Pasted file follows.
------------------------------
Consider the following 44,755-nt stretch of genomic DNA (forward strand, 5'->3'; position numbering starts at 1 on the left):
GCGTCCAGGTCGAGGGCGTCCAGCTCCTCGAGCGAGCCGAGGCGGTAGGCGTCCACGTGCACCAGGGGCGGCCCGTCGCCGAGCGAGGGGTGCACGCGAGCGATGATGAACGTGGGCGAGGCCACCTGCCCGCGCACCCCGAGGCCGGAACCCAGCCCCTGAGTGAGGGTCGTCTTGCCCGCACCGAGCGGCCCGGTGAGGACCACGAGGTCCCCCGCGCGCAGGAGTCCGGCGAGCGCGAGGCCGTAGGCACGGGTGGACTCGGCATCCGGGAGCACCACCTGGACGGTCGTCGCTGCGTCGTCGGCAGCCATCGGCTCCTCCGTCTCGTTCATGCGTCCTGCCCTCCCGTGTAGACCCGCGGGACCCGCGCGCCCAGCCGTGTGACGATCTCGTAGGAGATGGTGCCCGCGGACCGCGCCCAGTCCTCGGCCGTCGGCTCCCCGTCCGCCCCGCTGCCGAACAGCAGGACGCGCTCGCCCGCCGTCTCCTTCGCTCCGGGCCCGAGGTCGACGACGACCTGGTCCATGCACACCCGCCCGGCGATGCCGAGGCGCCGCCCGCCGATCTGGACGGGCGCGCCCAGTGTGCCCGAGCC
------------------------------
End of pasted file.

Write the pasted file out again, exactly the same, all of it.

Consider the following 44,755-nt stretch of genomic DNA (forward strand, 5'->3'; position numbering starts at 1 on the left):
GCGTCCAGGTCGAGGGCGTCCAGCTCCTCGAGCGAGCCGAGGCGGTAGGCGTCCACGTGCACCAGGGGCGGCCCGTCGCCGAGCGAGGGGTGCACGCGAGCGATGATGAACGTGGGCGAGGCCACCTGCCCGCGCACCCCGAGGCCGGAACCCAGCCCCTGAGTGAGGGTCGTCTTGCCCGCACCGAGCGGCCCGGTGAGGACCACGAGGTCCCCCGCGCGCAGGAGTCCGGCGAGCGCGAGGCCGTAGGCACGGGTGGACTCGGCATCCGGGAGCACCACCTGGACGGTCGTCGCTGCGTCGTCGGCAGCCATCGGCTCCTCCGTCTCGTTCATGCGTCCTGCCCTCCCGTGTAGACCCGCGGGACCCGCGCGCCCAGCCGTGTGACGATCTCGTAGGAGATGGTGCCCGCGGACCGCGCCCAGTCCTCGGCCGTCGGCTCCCCGTCCGCCCCGCTGCCGAACAGCAGGACGCGCTCGCCCGCCGTCTCCTTCGCTCCGGGCCCGAGGTCGACGACGACCTGGTCCATGCACACCCGCCCGGCGATGCCGAGGCGCCGCCCGCCGATCTGGACGGGCGCGCCCAGTGTGCCCGAGCC